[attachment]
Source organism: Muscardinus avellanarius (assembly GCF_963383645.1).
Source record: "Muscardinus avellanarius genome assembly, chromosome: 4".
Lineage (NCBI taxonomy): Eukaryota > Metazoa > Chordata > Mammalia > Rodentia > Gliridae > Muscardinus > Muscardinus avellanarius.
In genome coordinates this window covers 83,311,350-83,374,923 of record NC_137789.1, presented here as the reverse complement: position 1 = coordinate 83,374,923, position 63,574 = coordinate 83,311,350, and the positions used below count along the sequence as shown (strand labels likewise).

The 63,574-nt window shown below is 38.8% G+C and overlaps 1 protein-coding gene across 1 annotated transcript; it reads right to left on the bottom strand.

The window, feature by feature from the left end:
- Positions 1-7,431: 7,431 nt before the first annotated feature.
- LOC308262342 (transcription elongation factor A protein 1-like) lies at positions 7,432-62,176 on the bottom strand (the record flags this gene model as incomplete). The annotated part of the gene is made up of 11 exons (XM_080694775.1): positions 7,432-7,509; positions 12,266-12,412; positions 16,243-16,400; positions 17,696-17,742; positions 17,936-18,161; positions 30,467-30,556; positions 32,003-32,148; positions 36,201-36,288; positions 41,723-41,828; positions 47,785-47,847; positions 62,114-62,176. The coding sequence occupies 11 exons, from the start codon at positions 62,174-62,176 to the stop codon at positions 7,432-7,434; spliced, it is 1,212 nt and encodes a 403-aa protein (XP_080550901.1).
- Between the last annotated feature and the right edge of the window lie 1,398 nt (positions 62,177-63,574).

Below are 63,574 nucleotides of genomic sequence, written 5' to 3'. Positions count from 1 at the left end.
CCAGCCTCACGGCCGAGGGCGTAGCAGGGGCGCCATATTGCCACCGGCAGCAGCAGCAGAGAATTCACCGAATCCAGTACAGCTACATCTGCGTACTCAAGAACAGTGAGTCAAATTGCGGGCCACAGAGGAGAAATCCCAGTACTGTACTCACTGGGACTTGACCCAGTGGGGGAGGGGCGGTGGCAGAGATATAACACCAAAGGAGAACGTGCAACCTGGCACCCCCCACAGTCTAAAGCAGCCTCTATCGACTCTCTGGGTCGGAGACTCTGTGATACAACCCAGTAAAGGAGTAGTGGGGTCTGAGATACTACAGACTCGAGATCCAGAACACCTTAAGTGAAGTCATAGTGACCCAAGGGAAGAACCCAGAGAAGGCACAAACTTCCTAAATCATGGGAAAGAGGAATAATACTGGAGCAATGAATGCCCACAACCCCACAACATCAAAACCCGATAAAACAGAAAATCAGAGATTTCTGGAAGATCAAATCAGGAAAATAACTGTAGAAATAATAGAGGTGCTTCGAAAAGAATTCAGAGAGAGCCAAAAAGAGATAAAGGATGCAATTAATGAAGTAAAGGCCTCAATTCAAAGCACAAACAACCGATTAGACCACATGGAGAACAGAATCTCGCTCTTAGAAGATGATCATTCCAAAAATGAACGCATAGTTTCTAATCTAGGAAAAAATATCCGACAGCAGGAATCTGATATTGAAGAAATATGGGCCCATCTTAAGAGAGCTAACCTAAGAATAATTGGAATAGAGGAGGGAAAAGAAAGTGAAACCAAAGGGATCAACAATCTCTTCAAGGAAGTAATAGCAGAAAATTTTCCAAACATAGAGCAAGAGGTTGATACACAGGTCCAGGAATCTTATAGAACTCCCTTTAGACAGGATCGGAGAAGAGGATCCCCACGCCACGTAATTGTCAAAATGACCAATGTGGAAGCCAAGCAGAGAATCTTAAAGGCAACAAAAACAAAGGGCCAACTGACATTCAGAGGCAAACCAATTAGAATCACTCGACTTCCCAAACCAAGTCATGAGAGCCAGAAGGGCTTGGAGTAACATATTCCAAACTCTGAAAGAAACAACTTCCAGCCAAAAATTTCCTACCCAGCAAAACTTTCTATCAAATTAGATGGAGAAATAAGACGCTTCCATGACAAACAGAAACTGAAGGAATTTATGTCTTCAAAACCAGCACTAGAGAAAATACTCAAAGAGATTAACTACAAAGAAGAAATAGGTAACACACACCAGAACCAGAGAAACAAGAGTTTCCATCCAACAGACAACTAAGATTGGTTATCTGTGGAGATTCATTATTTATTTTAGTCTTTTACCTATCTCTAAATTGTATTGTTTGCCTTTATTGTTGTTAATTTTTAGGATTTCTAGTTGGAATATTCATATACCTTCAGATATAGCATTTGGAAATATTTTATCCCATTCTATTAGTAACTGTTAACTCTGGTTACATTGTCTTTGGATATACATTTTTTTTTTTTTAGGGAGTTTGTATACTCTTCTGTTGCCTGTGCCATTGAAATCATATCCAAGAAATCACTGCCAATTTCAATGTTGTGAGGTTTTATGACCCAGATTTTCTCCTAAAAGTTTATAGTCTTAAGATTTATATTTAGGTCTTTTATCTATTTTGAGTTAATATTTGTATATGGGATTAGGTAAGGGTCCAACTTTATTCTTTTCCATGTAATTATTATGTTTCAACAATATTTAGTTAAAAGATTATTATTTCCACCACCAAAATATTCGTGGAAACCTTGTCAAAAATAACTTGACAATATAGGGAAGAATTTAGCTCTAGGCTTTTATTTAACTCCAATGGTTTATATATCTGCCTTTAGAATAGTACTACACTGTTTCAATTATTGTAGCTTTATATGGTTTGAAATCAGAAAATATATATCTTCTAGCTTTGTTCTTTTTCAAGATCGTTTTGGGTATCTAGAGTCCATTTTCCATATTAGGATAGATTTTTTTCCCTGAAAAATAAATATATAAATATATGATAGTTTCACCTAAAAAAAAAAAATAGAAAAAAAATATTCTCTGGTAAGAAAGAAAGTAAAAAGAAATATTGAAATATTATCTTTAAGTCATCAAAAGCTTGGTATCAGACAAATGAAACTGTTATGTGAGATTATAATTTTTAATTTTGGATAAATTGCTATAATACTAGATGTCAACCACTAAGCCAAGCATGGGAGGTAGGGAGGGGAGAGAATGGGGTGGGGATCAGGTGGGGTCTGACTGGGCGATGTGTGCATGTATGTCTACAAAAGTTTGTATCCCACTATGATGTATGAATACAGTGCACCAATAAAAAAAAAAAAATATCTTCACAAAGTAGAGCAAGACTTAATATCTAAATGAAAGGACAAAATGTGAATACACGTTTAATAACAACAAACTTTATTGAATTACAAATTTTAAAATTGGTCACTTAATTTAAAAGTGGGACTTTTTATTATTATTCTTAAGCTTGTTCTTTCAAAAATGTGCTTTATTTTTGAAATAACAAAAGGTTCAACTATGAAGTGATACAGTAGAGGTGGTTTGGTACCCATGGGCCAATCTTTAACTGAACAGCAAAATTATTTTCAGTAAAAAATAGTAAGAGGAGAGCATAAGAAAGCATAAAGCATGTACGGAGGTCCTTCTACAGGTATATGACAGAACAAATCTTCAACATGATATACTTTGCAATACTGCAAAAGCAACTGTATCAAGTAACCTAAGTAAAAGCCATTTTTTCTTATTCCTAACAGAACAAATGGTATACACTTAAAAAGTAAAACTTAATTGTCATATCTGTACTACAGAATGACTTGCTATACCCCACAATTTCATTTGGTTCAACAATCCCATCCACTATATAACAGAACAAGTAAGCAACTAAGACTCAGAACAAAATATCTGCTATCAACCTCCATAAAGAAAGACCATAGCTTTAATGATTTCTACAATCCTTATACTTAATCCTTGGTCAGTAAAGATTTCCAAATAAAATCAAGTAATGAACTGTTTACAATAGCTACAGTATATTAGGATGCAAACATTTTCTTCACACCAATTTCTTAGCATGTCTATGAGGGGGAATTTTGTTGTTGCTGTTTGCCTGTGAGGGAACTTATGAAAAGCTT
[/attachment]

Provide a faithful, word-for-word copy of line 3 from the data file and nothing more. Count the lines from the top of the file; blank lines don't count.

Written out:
Lineage (NCBI taxonomy): Eukaryota > Metazoa > Chordata > Mammalia > Rodentia > Gliridae > Muscardinus > Muscardinus avellanarius.